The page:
The Zohar, Chapter “Shmini (On The Eighth Day)”, Item 46: “And he said unto Aaron: ‘Take thee a bull-calf,’” to atone for the calf he had sinned in, as it is written, “…and he made it into a molten calf.”
One of the qualities inside a person called Moses climbs a hill, while another, very exalted quality called Aaron commits the greatest sin: worshipping a golden calf. That is how these two extreme points work within a person.
A bull-calf and not a bull-cow. Cattle implies an ox, Gevura de Zeir Anpin, and a cow implies Malchut. Malchut contains three faces: the face of a lion, the face of an ox, and the face of an eagle. A bull-calf implies the ox included in Malchut.
We don’t have to try to remember the words of this text – it doesn’t matter if everything escapes our memory in the next few seconds. We shouldn’t worry about that. Our only concern should be trying to feel the words we read as we read them, and that’s all.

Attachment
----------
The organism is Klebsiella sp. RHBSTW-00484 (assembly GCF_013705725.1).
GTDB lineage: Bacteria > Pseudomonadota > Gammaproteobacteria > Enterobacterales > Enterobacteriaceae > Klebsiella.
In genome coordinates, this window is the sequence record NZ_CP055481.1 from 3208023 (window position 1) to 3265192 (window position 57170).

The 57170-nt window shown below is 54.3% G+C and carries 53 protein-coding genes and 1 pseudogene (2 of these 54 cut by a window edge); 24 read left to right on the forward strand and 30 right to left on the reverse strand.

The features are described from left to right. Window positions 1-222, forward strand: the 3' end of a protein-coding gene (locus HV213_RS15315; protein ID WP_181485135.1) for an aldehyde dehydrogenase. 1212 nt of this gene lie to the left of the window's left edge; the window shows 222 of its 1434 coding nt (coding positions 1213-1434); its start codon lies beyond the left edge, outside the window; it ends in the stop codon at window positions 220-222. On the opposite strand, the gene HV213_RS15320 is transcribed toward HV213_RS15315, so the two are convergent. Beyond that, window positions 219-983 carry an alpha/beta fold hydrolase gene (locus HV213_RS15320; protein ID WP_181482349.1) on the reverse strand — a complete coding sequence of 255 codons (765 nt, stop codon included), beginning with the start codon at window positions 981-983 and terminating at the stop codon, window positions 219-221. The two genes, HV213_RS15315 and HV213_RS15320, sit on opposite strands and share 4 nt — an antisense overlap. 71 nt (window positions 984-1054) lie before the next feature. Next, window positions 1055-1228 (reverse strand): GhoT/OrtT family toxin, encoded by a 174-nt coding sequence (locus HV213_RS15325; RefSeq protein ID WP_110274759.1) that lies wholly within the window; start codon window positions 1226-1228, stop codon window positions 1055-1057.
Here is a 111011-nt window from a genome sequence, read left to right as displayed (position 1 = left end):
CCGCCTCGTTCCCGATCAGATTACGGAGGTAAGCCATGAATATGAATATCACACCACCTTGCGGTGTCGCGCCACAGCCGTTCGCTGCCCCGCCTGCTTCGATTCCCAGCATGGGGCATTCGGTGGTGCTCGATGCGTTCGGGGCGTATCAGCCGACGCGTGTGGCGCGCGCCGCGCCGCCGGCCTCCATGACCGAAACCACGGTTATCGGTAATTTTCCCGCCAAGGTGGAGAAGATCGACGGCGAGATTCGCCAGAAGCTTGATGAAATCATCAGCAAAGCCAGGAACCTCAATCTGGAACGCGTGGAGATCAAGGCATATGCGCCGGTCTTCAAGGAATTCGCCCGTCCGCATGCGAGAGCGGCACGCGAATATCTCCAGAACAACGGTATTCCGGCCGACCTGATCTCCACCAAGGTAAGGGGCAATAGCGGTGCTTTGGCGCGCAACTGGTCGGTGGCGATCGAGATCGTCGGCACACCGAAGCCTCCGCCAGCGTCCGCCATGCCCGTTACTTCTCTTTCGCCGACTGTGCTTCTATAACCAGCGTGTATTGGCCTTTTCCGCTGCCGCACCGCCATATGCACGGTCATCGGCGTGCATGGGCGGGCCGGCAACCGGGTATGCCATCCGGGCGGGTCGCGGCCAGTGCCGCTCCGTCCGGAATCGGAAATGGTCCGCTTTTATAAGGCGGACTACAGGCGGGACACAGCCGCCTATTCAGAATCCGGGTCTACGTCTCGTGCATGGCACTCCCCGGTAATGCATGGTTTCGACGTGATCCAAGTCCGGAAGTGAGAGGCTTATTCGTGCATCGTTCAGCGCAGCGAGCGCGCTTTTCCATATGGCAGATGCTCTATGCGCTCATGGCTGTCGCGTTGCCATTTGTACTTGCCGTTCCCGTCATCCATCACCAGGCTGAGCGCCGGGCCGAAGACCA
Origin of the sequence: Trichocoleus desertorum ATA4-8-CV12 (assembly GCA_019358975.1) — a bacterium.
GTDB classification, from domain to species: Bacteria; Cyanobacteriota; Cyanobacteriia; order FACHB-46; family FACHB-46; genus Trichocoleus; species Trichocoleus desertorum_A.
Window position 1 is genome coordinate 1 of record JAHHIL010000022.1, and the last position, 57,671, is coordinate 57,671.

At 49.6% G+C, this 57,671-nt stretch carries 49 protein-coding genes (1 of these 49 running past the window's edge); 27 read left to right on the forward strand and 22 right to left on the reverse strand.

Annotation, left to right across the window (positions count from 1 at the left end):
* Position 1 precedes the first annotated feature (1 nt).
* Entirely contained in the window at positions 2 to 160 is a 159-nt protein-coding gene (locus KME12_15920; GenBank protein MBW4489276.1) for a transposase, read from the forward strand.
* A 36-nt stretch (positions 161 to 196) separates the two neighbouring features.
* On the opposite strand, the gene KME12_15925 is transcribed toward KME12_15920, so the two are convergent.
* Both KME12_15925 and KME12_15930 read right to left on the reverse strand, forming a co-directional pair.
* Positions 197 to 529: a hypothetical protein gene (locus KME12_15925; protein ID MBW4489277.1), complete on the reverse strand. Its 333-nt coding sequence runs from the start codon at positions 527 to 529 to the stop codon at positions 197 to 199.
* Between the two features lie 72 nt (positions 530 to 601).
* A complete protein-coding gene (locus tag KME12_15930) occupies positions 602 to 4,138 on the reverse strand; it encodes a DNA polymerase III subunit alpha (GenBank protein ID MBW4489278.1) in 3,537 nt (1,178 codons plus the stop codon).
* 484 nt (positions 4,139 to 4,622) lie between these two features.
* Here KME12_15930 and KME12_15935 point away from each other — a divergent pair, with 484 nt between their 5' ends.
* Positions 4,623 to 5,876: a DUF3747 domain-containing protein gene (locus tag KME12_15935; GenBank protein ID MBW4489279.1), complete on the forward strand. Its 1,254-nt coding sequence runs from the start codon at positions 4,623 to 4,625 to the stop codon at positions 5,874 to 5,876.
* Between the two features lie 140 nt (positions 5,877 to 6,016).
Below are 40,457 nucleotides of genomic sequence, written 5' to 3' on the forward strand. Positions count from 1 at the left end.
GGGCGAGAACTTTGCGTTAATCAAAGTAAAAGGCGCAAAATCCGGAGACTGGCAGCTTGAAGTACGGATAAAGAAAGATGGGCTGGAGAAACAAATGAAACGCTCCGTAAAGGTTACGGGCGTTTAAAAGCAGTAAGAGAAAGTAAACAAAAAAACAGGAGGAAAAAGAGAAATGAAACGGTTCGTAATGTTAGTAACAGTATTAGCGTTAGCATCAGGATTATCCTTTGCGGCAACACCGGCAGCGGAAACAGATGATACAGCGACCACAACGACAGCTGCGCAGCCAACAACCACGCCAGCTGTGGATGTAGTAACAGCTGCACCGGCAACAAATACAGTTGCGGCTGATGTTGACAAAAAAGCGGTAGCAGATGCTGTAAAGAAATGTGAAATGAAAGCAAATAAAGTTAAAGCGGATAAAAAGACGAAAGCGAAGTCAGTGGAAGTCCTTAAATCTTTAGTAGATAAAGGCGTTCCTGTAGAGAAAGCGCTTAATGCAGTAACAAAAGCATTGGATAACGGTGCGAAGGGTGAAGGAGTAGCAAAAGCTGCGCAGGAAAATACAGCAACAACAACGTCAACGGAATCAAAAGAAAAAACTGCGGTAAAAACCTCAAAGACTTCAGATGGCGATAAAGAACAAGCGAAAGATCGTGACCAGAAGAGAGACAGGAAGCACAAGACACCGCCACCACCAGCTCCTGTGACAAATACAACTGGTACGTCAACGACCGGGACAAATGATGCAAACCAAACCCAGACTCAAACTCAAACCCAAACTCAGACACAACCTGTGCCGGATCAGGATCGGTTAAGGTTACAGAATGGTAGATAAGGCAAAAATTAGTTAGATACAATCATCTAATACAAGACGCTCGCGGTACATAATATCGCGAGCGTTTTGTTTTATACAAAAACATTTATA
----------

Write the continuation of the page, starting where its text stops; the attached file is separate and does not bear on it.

We shouldn’t try to remember anything. When we listen to a regular story about this world, we don’t have to remember what “a cow” or “a calf” or a “man” mean. We simply feel these notions. The same applies to spiritual notions – we only need all of them to be revealed in us, rather than memorizing them mechanically.
On the contrary, if we remember something, we fall into the danger of assuming that we have already attained something, but this is a lie. We will feel satisfied with the wrong things.
Therefore, it is better not to remember anything at all and to let “every day begin anew.” We should leave the lesson without remembering anything, as if we hadn’t read anything at all. The important thing is that we applied ourselves and waited for a revelation.